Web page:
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A Fifth of the World's Energy Could Be Supplied by Wind by 2030

01 Nov 11:00 by Steve Walia

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New research suggests that the wind power industry could be providing up to 20pc of the world's total electricity needs by 2030, creating a vast economic boost in the process, attracting over 200 billion euros worth of investment every year and creating millions of skilled new green sector jobs in the process.

The report has been produced by the WEC and the Global Wind Energy Council in their biennial report, the Wind Energy Outlook. It showed how wind power installations across the globe last year brought much of the fresh capacity online.

As well as creating a vast capacity increase of green electricity, as many as 2.4 million new skilled jobs could be created and up to 3.3 billion tonnes of carbon emissions could be eliminated as a result of the switch away from damaging fossil fuels.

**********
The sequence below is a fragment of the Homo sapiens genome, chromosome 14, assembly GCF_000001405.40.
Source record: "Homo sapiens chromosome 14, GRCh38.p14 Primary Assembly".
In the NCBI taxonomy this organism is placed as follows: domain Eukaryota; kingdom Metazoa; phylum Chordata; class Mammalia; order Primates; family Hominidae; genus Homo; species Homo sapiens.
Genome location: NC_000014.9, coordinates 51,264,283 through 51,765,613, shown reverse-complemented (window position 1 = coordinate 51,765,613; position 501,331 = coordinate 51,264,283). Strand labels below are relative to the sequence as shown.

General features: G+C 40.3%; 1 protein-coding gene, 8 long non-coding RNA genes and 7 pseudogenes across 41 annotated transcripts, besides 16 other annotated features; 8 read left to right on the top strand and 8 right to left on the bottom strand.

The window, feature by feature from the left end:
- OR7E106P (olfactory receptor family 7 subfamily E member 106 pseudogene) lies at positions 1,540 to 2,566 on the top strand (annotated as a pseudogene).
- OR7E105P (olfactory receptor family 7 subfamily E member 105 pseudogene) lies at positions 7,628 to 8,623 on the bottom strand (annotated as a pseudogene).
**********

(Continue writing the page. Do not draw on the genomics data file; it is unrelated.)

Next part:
A spokesman from the Wind Energy Council said that the world's governments needed to get serious about committing to the agreements put in place at last year's Paris Summit, with the targets meaning that the world would be entirely decarbonised before 2050, and with wind power playing a key part in the drive towards a low-carbon economy.

Asia, Latin America and Africa in particular have seen rapid growth in the renewable energy field, with work now continuing to encourage a mix of public and private investment in new projects and to grow the necessary infrastructure to allow commercial projects to progress.

Meanwhile, in Europe, the impacts of Brexit on carbon emission targets are yet to be seen, and groups are lobbying the government to ensure that they stick to their original agreement of achieving a 20pc renewable energy mix to meet Britain's electricity needs by 2020.